Long serving politicians, a community stalwart and a festival director who has brought drama and pyrotechnics to the streets were among those given a borough’s highest accolade.
Greenwich council granted Freedom of the Royal Borough status to five people to recognise their long service at an event in Woolwich Town Hall last week.
These included Rt Hon Nick Raynsford who was the MP for Greenwich and Woolwich from 1992 to 2015, former councillors Dr Jagir Kaur Sekhon OBE and Bob Harris in addition to historian and community stalwart Neil Rhind MBE FSA and Bradley Hemmings MBE the director of the Greenwich and Docklands International Festival.
Councillor Olu Babatola, the Mayor of the Royal Borough of Greenwich, said: “The Freedom of the Borough is the highest civic honour that we can give. Awarding it to these outstanding people for their tireless service is a fitting way to show our gratitude and appreciation. Their actions are truly inspirational and have made a huge difference to the lives of our residents.”
Mr Raynsford who served in the Government as the Shadow Minister for Housing and Construction was responsible for the implementation of the Decent Homes Standards. He work in the borough included campaigning to deliver the Olympics and Paralympics to Greenwich as well as being a driving force in the Crossrail station being built in Woolwich and the underground rail connection to North Greenwich.
Mr Harris served as a councillor from 1990 to 2002 and was instrumental in securing the Dome coming to Greenwich Peninsula. He worked with many organisations to develop Greenwich’s cultural offer and played a key role in bringing Ravensbourne College of Design and Communication to the borough.
Dr Sekhon served as a councillor for 20 years and has been an outstanding volunteer for over 30 years working with the Sikh community to help foster community understanding.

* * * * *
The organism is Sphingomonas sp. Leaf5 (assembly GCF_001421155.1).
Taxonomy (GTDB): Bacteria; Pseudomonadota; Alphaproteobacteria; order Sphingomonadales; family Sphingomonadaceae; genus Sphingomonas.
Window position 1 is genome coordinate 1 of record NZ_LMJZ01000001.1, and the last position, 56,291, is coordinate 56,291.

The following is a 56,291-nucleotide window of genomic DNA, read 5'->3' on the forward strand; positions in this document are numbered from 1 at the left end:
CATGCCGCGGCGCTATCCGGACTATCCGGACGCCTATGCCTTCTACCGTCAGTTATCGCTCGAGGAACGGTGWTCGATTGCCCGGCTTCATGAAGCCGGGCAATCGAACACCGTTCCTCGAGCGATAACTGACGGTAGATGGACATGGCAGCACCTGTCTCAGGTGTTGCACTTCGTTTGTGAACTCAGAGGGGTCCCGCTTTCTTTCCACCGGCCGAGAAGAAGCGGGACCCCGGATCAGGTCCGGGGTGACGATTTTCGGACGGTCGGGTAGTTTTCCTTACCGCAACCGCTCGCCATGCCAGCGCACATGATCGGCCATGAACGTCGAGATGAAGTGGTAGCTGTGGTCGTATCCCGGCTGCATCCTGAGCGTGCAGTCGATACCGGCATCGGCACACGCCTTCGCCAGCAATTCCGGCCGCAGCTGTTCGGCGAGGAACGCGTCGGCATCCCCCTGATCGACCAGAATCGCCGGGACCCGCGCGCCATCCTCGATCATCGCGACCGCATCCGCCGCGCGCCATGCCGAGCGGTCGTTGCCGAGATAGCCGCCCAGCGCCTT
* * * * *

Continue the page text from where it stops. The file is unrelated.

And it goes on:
Her work has been recognised with an OBE, an honorary doctorate from the University of Greenwich and the Videsh Samman by the High Commissioner of India.
While Mr Rhind, a prolific local history author, has helped preserve Blackheath’s heritage over may years. He was influential in helping to save Blackheath Halls and the Conservatoire and preserve Westcombe Woodlands for the community to enjoy. He has helped ensure the heath remains open for all to enjoy and also donated his enormous archive of local materials and images to the Blackheath Society.
Mr Hemmings established the GDIF in 1995 and has since then led the festival which has brought free stunning outdoor spectaculars and street theatres to multiple locations.
He was commissioned to produce the opening ceremony of the London 2012 Paralympic Games, the annual Liberty Festival in Trafalgar Square and Stoke Mandeville Annual Paralympic Celebration. The former council culture officer is also a founding member of the Royal Greenwich LGBT group.
He said: “In accepting this honour I would like to pay tribute to Greenwich’s tremendous civic commitment to culture, as well as to all the many artists, colleagues, organisations, participants and audiences who have together made, and continue to make, Greenwich the culturally dynamic and compelling place that it is and will always be.”
The five are in good company as previous recipients of the Freedom of the Borough include Doreen Lawrence, The Duke of Edinburgh and Nelson Mandela.